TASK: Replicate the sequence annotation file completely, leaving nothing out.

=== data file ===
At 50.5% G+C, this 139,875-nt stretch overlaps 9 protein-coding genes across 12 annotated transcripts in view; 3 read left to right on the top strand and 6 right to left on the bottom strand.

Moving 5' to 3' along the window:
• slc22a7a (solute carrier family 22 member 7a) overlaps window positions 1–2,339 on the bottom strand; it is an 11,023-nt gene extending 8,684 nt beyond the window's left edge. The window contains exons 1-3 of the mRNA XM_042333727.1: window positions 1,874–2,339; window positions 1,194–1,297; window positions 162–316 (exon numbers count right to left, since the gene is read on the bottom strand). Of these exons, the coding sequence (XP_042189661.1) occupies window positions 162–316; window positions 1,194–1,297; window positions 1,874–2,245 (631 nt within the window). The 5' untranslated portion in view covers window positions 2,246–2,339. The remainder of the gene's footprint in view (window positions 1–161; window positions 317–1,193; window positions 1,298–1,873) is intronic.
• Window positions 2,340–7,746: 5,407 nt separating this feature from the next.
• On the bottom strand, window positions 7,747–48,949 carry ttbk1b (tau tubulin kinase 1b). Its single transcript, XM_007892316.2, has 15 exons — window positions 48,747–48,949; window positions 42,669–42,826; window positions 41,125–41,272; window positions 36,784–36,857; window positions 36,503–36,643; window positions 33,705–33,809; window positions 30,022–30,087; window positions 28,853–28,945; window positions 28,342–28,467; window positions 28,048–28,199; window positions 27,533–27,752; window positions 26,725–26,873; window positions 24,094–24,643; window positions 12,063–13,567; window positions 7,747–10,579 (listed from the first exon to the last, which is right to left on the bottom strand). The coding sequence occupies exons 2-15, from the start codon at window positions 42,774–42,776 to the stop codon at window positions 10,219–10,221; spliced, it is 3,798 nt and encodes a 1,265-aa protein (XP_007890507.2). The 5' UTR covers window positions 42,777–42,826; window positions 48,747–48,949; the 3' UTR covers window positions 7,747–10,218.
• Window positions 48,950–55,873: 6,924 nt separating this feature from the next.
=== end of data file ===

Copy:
At 50.5% G+C, this 139,875-nt stretch overlaps 9 protein-coding genes across 12 annotated transcripts in view; 3 read left to right on the top strand and 6 right to left on the bottom strand.

Moving 5' to 3' along the window:
• slc22a7a (solute carrier family 22 member 7a) overlaps window positions 1–2,339 on the bottom strand; it is an 11,023-nt gene extending 8,684 nt beyond the window's left edge. The window contains exons 1-3 of the mRNA XM_042333727.1: window positions 1,874–2,339; window positions 1,194–1,297; window positions 162–316 (exon numbers count right to left, since the gene is read on the bottom strand). Of these exons, the coding sequence (XP_042189661.1) occupies window positions 162–316; window positions 1,194–1,297; window positions 1,874–2,245 (631 nt within the window). The 5' untranslated portion in view covers window positions 2,246–2,339. The remainder of the gene's footprint in view (window positions 1–161; window positions 317–1,193; window positions 1,298–1,873) is intronic.
• Window positions 2,340–7,746: 5,407 nt separating this feature from the next.
• On the bottom strand, window positions 7,747–48,949 carry ttbk1b (tau tubulin kinase 1b). Its single transcript, XM_007892316.2, has 15 exons — window positions 48,747–48,949; window positions 42,669–42,826; window positions 41,125–41,272; window positions 36,784–36,857; window positions 36,503–36,643; window positions 33,705–33,809; window positions 30,022–30,087; window positions 28,853–28,945; window positions 28,342–28,467; window positions 28,048–28,199; window positions 27,533–27,752; window positions 26,725–26,873; window positions 24,094–24,643; window positions 12,063–13,567; window positions 7,747–10,579 (listed from the first exon to the last, which is right to left on the bottom strand). The coding sequence occupies exons 2-15, from the start codon at window positions 42,774–42,776 to the stop codon at window positions 10,219–10,221; spliced, it is 3,798 nt and encodes a 1,265-aa protein (XP_007890507.2). The 5' UTR covers window positions 42,777–42,826; window positions 48,747–48,949; the 3' UTR covers window positions 7,747–10,218.
• Window positions 48,950–55,873: 6,924 nt separating this feature from the next.